Late December marks the beginning of the Winter Holiday in the UK, especially amongst students. Thinking about my chances of studying in the UK, I felt very curious about how it would be like to spend Christmas in Britain and therefore, I searched for some British traditions, in hope of learning something more about whether I would enjoy being in the UK during such festive times.
To begin with, I was already expecting to find out that the Xmas tree is never missing from people’s homes. Moreover, there is also the usual habit for people to decorate their houses as well, not only the Christmas tree. Decorations include Holly, Ivy and the Mistletoe, which are a sign of prosperity and good luck. In addition, most streets, cities and villages are dressed up for celebration with Christmas lights. Perhaps the most impressive of all are the Xmas lights on Oxford Street in London. Thousands of people watch how these are switched on at the beginning of November.
Similarly to other countries, Nativity Plays and Christmas Carols are very popular during this time of the year and bring with them the merry festive spirit. On Christmas Eve, children wait for Santa Claus to leave presents either in their red stocking or in their pillow cases, which are normally hung up by the fireplace or by their beds. Prior to this, children write letters to Father Christmas/Santa listing their requests, but sometimes instead of putting them in the post, the letters are tossed into the fireplace. The draught carries the letters up the chimney and Father Christmas/Santa reads the smoke.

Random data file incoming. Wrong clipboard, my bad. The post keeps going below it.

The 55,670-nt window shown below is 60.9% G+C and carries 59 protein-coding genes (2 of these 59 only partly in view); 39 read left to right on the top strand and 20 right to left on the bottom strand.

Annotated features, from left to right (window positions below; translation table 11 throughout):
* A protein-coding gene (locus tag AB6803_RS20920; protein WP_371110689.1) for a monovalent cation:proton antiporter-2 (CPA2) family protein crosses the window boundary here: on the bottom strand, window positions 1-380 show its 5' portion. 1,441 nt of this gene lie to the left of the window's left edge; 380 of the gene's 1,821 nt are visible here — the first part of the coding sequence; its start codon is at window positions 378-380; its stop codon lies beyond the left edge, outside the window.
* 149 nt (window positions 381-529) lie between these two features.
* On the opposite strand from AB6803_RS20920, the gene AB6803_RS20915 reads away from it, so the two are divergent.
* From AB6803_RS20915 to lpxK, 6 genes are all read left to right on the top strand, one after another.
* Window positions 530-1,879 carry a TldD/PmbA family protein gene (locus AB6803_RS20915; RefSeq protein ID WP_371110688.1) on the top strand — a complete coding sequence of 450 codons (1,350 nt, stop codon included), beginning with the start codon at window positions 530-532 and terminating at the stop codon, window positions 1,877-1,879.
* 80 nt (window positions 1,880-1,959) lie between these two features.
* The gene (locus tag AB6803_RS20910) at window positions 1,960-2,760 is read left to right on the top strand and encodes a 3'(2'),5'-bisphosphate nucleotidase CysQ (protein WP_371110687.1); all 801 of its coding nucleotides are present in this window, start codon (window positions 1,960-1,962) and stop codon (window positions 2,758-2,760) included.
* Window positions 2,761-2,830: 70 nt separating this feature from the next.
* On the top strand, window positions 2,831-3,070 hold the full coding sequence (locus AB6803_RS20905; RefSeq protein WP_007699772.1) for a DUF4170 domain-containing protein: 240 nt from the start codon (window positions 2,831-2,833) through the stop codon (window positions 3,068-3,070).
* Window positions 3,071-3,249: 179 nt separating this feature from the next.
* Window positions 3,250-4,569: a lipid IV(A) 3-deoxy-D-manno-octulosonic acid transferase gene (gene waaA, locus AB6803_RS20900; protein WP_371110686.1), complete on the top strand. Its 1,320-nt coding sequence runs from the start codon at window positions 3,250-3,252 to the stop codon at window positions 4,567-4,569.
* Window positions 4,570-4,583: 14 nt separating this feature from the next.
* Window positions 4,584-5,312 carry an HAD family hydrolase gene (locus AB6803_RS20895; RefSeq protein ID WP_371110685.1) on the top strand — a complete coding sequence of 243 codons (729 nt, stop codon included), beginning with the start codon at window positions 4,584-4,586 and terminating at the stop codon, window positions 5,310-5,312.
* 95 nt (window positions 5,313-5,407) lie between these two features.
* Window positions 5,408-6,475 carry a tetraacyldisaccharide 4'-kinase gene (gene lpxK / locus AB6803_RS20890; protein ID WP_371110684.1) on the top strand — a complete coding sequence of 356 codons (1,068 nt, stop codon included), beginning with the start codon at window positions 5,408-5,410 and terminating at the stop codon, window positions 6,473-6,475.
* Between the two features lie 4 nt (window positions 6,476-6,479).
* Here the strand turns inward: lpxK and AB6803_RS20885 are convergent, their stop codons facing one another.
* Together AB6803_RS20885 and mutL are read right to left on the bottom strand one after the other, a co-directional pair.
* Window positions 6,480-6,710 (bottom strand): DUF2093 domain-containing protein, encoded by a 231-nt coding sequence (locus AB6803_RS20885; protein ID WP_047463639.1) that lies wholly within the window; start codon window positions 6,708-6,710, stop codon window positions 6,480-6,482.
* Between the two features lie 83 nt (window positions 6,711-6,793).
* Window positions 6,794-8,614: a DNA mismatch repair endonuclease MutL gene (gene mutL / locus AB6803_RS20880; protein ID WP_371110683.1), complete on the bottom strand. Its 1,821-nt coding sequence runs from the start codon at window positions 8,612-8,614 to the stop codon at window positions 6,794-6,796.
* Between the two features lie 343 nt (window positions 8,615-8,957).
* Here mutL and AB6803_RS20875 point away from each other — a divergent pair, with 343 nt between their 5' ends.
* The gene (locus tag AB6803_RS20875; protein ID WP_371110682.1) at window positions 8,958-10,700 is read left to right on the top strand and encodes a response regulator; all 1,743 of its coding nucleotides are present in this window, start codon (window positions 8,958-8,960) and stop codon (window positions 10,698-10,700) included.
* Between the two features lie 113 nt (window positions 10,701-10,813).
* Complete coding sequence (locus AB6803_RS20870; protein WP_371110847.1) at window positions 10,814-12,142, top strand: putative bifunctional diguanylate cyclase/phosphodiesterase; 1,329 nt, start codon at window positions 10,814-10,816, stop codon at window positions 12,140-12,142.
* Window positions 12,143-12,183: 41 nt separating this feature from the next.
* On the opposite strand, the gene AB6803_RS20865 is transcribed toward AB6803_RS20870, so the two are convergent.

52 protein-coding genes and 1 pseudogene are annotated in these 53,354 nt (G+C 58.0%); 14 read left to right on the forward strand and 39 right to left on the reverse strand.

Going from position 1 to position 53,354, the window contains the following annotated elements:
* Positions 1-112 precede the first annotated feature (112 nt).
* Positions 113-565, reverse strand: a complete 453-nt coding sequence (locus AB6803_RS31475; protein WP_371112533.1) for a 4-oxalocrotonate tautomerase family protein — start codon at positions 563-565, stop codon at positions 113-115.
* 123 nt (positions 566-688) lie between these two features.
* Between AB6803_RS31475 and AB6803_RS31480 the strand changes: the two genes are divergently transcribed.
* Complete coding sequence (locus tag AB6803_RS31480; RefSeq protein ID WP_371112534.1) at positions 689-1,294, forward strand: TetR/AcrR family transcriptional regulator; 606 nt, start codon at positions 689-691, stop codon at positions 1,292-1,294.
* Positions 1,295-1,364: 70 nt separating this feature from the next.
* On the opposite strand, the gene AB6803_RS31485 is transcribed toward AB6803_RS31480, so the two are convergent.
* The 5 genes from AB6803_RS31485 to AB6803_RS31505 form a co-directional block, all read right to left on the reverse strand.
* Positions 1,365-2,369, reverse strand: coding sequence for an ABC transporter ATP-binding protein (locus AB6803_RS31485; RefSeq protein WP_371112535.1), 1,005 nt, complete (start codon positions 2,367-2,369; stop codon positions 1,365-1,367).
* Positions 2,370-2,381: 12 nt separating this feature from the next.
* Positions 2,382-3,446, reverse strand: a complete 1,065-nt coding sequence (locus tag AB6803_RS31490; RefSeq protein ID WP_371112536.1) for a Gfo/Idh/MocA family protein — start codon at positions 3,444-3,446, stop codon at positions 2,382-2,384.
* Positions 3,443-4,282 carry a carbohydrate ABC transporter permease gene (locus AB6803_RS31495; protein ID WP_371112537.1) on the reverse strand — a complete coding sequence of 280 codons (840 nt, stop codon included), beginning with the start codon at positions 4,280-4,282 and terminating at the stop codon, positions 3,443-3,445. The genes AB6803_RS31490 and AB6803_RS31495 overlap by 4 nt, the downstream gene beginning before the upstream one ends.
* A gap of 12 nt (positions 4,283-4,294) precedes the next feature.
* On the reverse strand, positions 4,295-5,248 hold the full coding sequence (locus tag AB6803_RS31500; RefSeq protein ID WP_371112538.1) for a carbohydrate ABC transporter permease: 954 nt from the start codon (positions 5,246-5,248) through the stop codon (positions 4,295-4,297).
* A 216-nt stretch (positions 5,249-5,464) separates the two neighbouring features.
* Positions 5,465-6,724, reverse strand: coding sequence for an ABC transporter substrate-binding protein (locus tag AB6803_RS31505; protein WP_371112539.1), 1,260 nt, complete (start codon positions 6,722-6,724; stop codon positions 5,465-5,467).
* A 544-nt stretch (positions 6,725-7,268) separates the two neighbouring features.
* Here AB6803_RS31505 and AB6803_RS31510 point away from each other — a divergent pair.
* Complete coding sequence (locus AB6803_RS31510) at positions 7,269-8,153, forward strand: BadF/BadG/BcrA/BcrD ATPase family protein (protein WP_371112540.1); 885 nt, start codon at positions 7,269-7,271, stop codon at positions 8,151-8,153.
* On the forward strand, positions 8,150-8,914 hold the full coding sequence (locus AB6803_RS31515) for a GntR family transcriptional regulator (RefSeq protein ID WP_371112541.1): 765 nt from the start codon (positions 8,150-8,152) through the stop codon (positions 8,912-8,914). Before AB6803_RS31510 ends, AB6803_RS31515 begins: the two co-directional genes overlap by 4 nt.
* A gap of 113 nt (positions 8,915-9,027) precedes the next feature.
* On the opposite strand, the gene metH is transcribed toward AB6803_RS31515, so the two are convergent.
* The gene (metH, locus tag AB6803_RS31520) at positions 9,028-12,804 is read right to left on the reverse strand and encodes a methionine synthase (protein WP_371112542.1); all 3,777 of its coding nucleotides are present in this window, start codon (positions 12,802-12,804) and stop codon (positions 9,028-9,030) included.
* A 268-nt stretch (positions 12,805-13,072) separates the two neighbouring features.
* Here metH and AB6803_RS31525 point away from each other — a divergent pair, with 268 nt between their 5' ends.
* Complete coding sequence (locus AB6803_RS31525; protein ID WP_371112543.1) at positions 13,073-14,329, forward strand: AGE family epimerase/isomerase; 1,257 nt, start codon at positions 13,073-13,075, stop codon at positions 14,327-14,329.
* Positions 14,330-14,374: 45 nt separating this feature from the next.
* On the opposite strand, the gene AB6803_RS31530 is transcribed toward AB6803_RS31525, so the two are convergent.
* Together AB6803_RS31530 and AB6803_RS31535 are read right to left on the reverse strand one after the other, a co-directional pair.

In the UK, the main Christmas Meal is usually eaten at lunchtime or early afternoon on Christmas Day. It’s normally roast turkey, roast vegetables and ‘all the trimmings’ which means vegetables like carrots & peas, stuffing and sometimes bacon and sausages. It’s often served with cranberry sauce and bread sauce. The dessert usually includes the Christmas pudding, but mince pies and chocolate are not to be missed either. Moreover, the UK is also famous for Christmas Cake – it is traditionally a rich fruit cake covered with marzipan and icing – and often top with Christmas themed cake decorations like a sprig of holly. The Xmas table is nicely decorated with a Christmas cracker for each person and sometimes flowers and candles.
Perhaps the only thing that lacks is the snow. It rarely snows in the UK, more often in the North than in the South though. This is why you should know that when the British expect and mention a White Christmas, they actually refer to seeing a single snowflake within the 24 hour period on the 25th of December.
All in all, the UK is very welcoming when it comes to celebrating Christmas and I remember that I really looked forward to experiencing this first hand in my first year at university.